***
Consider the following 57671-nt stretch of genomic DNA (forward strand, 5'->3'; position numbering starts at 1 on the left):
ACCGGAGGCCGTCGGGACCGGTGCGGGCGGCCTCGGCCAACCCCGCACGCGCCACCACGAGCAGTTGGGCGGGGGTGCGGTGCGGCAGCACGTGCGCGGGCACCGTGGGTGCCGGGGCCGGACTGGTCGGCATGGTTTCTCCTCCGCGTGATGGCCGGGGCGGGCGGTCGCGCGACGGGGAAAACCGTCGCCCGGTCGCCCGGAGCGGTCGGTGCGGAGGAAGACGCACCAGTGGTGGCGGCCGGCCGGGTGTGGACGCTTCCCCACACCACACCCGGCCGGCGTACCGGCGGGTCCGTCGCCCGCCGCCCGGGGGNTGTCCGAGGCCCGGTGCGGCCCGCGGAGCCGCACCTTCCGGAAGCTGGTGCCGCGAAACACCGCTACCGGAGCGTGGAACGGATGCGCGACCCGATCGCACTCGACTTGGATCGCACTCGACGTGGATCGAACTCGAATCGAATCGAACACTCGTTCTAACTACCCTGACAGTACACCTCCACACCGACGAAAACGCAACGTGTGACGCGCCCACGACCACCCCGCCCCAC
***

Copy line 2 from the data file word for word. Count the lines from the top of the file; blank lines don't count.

ACCGGAGGCCGTCGGGACCGGTGCGGGCGGCCTCGGCCAACCCCGCACGCGCCACCACGAGCAGTTGGGCGGGGGTGCGGTGCGGCAGCACGTGCGCGGGCACCGTGGGTGCCGGGGCCGGACTGGTCGGCATGGTTTCTCCTCCGCGTGATGGCCGGGGCGGGCGGTCGCGCGACGGGGAAAACCGTCGCCCGGTCGCCCGGAGCGGTCGGTGCGGAGGAAGACGCACCAGTGGTGGCGGCCGGCCGGGTGTGGACGCTTCCCCACACCACACCCGGCCGGCGTACCGGCGGGTCCGTCGCCCGCCGCCCGGGGGNTGTCCGAGGCCCGGTGCGGCCCGCGGAGCCGCACCTTCCGGAAGCTGGTGCCGCGAAACACCGCTACCGGAGCGTGGAACGGATGCGCGACCCGATCGCACTCGACTTGGATCGCACTCGACGTGGATCGAACTCGAATCGAATCGAACACTCGTTCTAACTACCCTGACAGTACACCTCCACACCGACGAAAACGCAACGTGTGACGCGCCCACGACCACCCCGCCCCAC